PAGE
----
Hybridization instead of Clustering: Transformation Processes of Welfare Policies in Central and Eastern Europe
|Central and Eastern Europe; Development Studies; Public Administration; Social Issues; Social security; Social Work; Transformation; TRENDS; Welfare state; Worlds of welfare
|WILEY-BLACKWELL PUBLISHING, INC
|SOCIAL POLICY & ADMINISTRATION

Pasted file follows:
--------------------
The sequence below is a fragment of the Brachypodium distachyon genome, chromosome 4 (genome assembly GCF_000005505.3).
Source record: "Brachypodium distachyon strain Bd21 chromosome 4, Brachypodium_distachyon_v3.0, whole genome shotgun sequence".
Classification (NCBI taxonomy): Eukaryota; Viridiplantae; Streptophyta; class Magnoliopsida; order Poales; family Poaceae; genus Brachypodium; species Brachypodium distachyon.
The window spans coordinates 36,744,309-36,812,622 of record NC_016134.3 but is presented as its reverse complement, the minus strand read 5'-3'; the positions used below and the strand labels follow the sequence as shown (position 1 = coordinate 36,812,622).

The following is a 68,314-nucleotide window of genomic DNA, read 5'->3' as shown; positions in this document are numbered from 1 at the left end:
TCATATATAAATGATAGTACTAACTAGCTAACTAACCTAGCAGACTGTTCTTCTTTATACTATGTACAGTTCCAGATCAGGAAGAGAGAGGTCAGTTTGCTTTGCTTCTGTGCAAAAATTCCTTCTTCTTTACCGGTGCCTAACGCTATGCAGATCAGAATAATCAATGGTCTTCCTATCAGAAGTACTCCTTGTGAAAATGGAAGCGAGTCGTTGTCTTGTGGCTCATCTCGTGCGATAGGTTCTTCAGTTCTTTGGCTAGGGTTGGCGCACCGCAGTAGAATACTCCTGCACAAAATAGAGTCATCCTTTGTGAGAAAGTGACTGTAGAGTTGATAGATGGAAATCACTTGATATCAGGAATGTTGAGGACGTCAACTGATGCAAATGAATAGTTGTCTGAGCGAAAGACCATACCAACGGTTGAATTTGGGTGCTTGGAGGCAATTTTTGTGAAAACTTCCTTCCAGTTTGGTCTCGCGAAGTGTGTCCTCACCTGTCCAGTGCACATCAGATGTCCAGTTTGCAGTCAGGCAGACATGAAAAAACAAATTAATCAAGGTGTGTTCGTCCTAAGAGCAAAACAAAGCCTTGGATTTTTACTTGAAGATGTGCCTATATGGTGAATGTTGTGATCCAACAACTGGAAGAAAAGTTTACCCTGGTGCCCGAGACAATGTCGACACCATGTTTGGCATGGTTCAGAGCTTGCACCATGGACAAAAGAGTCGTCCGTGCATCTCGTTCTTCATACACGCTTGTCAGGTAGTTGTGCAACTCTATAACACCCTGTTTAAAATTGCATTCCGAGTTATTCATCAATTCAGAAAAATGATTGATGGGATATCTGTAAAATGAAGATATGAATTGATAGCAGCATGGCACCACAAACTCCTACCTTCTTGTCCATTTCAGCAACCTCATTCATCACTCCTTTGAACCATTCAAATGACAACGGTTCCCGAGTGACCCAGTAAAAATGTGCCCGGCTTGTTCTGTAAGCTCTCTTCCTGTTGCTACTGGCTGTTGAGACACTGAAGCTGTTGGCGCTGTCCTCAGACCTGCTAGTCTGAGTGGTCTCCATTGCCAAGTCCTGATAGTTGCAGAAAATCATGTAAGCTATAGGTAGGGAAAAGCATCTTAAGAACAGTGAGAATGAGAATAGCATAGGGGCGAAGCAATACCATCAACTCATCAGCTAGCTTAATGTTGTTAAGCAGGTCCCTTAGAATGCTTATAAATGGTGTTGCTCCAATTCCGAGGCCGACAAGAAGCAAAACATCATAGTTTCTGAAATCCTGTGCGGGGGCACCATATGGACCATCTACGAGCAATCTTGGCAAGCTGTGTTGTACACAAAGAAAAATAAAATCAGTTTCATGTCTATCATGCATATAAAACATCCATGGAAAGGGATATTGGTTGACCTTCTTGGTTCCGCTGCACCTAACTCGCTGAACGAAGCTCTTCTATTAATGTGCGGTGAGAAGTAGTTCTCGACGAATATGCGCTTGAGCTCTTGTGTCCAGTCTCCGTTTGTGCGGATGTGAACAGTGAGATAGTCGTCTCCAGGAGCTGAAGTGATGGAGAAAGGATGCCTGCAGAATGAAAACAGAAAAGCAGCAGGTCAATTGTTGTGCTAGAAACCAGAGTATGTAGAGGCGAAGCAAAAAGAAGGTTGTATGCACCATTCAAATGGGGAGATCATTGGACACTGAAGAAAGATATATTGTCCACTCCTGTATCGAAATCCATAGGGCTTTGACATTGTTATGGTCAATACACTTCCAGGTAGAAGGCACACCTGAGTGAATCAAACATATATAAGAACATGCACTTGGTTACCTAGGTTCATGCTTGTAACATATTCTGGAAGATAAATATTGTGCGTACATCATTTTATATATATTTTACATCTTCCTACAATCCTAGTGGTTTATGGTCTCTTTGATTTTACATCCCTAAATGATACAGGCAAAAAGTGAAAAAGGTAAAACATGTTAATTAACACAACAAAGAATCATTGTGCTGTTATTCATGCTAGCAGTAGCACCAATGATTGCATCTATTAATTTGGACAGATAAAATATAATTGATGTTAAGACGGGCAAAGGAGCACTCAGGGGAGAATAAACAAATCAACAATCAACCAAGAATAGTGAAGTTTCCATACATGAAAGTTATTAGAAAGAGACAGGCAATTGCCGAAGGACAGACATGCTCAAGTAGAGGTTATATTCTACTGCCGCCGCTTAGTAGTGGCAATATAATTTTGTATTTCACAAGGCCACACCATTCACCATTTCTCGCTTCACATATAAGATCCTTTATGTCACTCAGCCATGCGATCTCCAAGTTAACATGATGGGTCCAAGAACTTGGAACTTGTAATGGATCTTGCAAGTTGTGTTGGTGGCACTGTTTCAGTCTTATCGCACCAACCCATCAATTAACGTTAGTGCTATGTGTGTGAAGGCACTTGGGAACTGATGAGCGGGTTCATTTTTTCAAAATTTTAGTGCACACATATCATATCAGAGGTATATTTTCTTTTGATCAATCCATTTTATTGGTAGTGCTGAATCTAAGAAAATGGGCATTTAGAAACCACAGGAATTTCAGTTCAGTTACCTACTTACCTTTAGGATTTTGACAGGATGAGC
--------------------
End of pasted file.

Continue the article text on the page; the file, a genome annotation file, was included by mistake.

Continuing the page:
Welfare state theories tend to use concepts of clustering for defining the affiliation of national social security systems to overarching worlds of welfare. A closer look at the transformation processes of welfare policies in Central and Eastern Europe shows a great variability among those countries in approximating their welfare states to Western European standards. In the design of their pension systems, their health care provision and their unemployment protection, Central and Eastern European Countries (CEEC) follow different reform paths. Welfare clusters in Western Europe are used as reference models, but no single example applies to all sectors of social security. Thus, a generalizing picture of welfare provision cannot be drawn for Central and Eastern Europe. Instead of constituting a new individual type of welfare arrangement, a hybridization process is observable.
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